Zen and the Art of Engineering
Galen King, professor of mechanical engineering, would like you to leave your stereotypes at the door. The ones that say engineers predominantly use the left hemisphere of their brains while artists dwell almost exclusively on the right side. The ones that insist that if you’re hardwired to calculate limits and wield differential equations, then you’re precluded from creative pursuits like painting, drawing, writing, or playing an instrument.
Music Man: As part of a performance, here with the Lafayette Symphony Orchestra, or practicing alone (inset), Professor Galen King uses music to soothe his soul.
Instead, King offers a simple yet powerful message: We’re all human, and it’s in our very nature to create. And the energy that goes into composing a symphony or painting a portrait isn’t so different from what it takes to design a suspension bridge, an earthquake-resistant skyscraper, or a solar panel array.
“I think there’s very little creative difference in the flavor of doing things with the performing or visual arts and the design process involved in engineering,” King says. “Both are driven by very human needs, driven by aesthetics, driven by the desire of the individual to create something that’s pleasing to themselves and others.
“In both cases, there’s a great deal of expertise needed to master the technique. But when you get to the point that you have mastered the technique, the difference between it being music and just a bunch of notes you’re playing is the spark of divine that comes from inside the performer. The same is true on the engineering side. Anyone can apply a set of rules, a set of equations, but the difference between it being aesthetically elegant and simply functional is based on that same spark. The only difference lies in the tools you have to work with.”
Since his childhood, King has found his creative outlet in music. Although he currently spends most of his time playing the bassoon and contrabassoon — through various engagements with the Lafayette Symphony Orchestra and the Lafayette Citizens Band — he’s dabbled throughout his life with everything from cello and saxophone to a self-built harpsichord.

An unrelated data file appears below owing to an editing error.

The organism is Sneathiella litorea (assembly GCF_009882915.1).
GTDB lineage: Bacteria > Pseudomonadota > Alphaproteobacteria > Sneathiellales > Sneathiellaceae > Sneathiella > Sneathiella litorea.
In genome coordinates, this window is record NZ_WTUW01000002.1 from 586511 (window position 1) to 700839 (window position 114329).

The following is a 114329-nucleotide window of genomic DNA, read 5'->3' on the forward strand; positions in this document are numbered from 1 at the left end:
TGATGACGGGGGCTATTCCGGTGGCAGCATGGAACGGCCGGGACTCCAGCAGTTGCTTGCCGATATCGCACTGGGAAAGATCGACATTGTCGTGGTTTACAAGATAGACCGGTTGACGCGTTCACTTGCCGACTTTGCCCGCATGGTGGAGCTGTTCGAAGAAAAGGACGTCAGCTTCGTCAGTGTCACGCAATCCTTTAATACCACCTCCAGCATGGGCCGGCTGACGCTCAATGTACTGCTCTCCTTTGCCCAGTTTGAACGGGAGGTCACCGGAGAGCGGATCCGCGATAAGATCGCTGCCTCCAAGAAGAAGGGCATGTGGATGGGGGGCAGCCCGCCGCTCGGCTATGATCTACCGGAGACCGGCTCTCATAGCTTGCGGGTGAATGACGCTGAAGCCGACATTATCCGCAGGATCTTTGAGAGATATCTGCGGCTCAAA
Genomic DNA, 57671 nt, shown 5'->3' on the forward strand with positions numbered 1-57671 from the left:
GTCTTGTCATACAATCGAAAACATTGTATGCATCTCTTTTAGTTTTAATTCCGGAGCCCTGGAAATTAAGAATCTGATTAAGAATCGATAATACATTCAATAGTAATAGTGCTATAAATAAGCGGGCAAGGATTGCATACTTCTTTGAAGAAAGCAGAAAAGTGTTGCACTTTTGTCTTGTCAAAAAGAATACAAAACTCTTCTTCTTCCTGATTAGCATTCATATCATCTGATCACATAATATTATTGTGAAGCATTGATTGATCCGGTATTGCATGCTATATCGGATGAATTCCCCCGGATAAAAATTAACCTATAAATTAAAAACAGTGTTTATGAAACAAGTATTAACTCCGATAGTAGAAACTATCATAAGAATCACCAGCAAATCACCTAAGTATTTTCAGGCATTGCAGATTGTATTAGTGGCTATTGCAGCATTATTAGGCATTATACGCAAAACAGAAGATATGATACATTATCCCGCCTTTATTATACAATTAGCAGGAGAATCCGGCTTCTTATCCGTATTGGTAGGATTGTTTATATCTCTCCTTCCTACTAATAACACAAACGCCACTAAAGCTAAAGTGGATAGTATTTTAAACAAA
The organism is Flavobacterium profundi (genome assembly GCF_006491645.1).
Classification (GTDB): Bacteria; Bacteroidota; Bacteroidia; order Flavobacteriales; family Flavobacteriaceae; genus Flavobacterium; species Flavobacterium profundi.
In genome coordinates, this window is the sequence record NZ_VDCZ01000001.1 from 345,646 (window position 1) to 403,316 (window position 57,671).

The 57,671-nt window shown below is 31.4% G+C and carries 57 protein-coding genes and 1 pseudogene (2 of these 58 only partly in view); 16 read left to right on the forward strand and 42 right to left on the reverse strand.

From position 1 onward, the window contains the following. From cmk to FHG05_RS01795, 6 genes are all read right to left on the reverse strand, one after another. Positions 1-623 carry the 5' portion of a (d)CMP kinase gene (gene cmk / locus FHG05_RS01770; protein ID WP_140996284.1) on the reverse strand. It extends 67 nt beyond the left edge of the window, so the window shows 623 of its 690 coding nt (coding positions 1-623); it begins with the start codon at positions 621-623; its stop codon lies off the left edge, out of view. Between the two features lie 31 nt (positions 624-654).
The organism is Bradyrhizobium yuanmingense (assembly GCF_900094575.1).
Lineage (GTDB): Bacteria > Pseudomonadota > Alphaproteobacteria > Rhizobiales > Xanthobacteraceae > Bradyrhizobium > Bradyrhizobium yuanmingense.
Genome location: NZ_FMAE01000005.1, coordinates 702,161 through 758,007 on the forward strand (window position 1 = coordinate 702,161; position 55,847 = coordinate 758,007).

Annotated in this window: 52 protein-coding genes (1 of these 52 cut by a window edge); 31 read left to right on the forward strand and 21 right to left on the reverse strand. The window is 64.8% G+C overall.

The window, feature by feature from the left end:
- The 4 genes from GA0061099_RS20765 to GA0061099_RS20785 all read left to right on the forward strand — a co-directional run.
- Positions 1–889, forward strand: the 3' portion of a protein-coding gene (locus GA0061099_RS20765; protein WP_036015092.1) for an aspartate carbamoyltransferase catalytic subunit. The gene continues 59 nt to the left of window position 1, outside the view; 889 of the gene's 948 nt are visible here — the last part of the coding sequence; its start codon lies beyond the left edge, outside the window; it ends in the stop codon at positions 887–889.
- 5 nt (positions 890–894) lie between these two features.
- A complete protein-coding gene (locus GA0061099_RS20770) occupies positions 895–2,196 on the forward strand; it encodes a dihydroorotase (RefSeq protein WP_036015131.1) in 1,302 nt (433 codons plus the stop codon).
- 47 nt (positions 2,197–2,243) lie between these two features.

He explains his fascination with the bassoon from an engineering standpoint. “I like the bassoon the best because it’s the most primitive of instruments,” he says. “And there’s the aspect that you have to make your own reeds. So there’s actual engineering involved in making the device sound the way you want it to sound. It’s really quite fascinating to first build and then use this very complex double reed.”
Even though music was his first love, King admits that engineering is a more consistent way to pay the bills. “I consider music more of an avocation than a vocation,” he says. “But it’s incredibly important for my mental health. I’ve always had the gift of math and science. I used to joke in college that I’d enroll in extra math and chemistry courses to raise my GPA, but it’s music that keeps me balanced and enables me to be a better engineer, a better professor, a better person, really.”
King also takes pride in his advisory role with Purdue’s Solar Racing Team. The team’s most recent accolades — to add to a long list — are first place in the solar power category and the People’s Choice Award in the Shell Eco-marathon Americas, held in Houston in March. The team’s car, the Pulsar, achieved the equivalent of 4,548 miles per gallon.
“I’m very serious about my role as advisor,” King says. “The students do it all — they’re an incredibly bright and talented group, and they don’t much need my help. I advise.
“We’re all sculptors. We use different tools, different chisels. But fundamentally, we’re all humanistic. We’re all trying to contribute something to this world. When it comes down to it, we’re all very much the same.”